When Matt and I got married, or rather, just before (as there was very little lapse between meeting and matrimony), I met his “horde” of friends. The very first Sunday we attended church together, it took us over an hour to get out of the sanctuary. Around every corner, there was “someone I want you to meet.” There were sixteen men in our bridal party. I needed a flowchart to remember names, particularly when it came to the denizens of his southern hometown, who had nicknames like “Bubba,” “Boots,” “Rock,” and “Dink.” Bear in mind these are grown men. It was like being dropped into the middle of a Faulker novel where you can barely understand the dialogue. At the time, his crowd was sweetly entertaining. He was loved by many. I beamed with pride at my new husband.
But over time, I became frustrated. Every weekend, we had another social engagement. Parties and dinners blurred together. Why SO many people? Wasn’t I enough? What was it he wanted that I wasn’t providing? Wanting to be a dutiful young wife, I said nothing to Matt. Until I said nothing for too long and burst into tears one day, telling him I felt like I’d married him AND his circle of friends and if he wanted one more dinner with yet another couple at a steakhouse, I was going to fling my Outback Special at his face.
This is what happens when an introvert marries an extrovert.
I spent nearly all of grad school on my own. I was a commissioner of the North Grounds Softball League (yes, I can “play” a sport other than horses), but my nickname was Carmen San Diego. As in “Where in the World Is She?” Where I was, was mostly home alone with my cat, a stack of books, and a Lean Cuisine. I was perfectly happy, too.
No relationships meant no investment, and no hurt. This, I have learned, is not a way to live. Even Jesus had friends. Quite a few, actually. And so my husband was teaching me something, if in an extreme sort of way (because let’s face it, no one needs 16 groomsmen unless you’re Jay-Z). We are built for community. We are instructed to “love our neighbors” (Mark 12:31), and reminded that there is a friend that sticks closer than a brother (Proverbs 18:24). Jesus himself wept at Lazarus’ passing because of the deep friendship between them both (John 11:11-36), and Christ used the concept of friendship when teaching us how to be bold in asking the Father for what we need (Luke 11:5-13). He called his disciples, his “friends” (John 15:13-16).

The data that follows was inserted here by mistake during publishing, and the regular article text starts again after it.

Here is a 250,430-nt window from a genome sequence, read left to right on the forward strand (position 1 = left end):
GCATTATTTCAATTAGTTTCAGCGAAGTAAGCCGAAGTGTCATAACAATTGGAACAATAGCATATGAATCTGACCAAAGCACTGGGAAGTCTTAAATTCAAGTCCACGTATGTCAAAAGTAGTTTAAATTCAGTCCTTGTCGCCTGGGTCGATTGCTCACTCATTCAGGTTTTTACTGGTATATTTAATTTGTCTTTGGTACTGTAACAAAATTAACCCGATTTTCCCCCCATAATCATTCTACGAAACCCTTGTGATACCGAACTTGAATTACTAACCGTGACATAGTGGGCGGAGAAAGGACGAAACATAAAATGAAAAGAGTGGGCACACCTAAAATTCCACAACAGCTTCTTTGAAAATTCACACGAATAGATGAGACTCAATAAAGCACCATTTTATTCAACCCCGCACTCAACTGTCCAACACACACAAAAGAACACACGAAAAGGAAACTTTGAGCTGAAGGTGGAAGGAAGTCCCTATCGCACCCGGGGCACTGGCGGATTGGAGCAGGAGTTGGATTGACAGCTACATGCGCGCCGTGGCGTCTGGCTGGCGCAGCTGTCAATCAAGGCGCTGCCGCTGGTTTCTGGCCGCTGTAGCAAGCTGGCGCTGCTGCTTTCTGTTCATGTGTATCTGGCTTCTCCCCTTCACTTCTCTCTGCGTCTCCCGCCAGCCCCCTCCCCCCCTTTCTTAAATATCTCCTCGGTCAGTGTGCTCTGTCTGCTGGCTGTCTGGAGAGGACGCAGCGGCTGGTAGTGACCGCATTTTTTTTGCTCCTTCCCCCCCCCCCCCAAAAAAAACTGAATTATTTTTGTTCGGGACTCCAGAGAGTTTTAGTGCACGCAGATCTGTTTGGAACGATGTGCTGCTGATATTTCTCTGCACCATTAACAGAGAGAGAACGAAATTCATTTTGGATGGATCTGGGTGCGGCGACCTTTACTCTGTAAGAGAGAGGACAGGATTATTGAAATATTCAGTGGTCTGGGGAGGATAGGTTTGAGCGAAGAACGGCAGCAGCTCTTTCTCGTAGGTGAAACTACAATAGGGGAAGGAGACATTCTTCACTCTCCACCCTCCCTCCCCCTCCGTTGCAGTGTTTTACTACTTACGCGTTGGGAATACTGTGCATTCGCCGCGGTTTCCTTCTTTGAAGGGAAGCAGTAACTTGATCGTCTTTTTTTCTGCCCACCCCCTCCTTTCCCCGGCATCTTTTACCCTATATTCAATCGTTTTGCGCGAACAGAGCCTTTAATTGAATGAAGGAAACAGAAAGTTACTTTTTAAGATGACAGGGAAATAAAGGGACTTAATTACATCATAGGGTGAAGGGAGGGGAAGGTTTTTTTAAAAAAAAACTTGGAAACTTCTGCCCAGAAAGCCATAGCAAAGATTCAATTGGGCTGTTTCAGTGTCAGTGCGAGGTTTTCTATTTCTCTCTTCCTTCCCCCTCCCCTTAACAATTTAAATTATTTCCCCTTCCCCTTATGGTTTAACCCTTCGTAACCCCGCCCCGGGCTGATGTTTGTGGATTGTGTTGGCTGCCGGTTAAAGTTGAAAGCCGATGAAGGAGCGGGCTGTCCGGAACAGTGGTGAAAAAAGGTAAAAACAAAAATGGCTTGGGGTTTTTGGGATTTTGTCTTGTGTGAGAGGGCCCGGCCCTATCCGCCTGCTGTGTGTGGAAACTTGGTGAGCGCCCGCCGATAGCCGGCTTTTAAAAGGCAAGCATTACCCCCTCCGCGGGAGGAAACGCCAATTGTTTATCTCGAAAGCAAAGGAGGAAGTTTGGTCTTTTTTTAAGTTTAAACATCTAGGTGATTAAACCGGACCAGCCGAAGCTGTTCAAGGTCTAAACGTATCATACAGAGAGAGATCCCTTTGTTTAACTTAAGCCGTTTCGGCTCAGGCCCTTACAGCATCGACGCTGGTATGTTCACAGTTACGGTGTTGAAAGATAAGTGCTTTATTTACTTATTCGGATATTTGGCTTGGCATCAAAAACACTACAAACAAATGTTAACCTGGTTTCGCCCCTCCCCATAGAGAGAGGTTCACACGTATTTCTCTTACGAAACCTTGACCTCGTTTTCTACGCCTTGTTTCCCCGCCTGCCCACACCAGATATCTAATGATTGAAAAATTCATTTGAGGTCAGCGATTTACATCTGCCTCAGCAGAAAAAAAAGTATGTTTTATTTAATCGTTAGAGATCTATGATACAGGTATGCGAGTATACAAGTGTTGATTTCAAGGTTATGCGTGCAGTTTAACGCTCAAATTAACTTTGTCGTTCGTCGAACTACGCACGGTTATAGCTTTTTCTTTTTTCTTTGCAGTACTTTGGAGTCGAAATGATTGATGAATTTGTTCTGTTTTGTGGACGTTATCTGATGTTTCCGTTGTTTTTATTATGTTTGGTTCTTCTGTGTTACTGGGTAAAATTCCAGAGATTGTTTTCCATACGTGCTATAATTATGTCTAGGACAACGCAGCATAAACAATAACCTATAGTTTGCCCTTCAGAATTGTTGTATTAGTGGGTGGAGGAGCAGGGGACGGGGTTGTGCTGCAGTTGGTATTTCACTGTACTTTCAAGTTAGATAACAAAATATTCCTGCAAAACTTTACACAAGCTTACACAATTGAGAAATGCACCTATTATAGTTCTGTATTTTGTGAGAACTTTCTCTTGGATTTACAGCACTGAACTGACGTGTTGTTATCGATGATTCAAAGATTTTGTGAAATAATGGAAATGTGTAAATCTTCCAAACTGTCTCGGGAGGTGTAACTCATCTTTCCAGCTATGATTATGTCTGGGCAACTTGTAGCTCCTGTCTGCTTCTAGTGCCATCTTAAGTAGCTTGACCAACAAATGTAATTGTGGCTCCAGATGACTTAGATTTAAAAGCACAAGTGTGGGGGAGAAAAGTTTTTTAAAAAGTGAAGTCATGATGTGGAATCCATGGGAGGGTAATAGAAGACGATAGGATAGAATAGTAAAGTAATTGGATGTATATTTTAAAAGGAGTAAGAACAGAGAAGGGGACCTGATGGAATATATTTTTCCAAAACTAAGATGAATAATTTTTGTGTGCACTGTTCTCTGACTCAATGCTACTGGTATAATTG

Now I watch Noah navigate the construction of friendships on his own. He is like me in that way – preferring to be alone, if given the chance. It’s a function of both disability and personality. Crowds drain him. Ditto for his mother. But we were built by God for community and so we encourage him, but do not force. “Encouraging,” means we enroll him in karate, or football, or invite friends over for play dates; it is the gentle persuasion of parenthood with the invisible safety net of our presence at the ready. “Forcing,” is telling him to leave the room to which he’s escaped during the chaos of a party, and shoving him into socialization with our guests. “Forcing” is a good way to get an Aspie to lock himself in his room with his Nintendo DS. When he comes out, he will most likely be wearing his Batman gloves and telling you that he’s figured out he can fly. Something may be broken to prove it.
Friends require investment. They are work. They can – as we do – hurt one another. But they come with benefits untold. In our lives, they have delivered meals, watched our children, made hospital visits, elevated us in prayer, and loved us even when our ugliest parts and most glaring errors are on display. Living with friends in authentic Biblical community requires that we build a community, first. And that’s done only through making ourselves vulnerable to one another: being honest, transparent, and committed, and trusting that the love we’re commanded to show one another will flow both ways.
For Noah and his Mom, that means choking back a chestful of anxiety. It means the soft belly beneath the hard shell must be exposed. But it also means we experience the love of friends, and all their many benefits.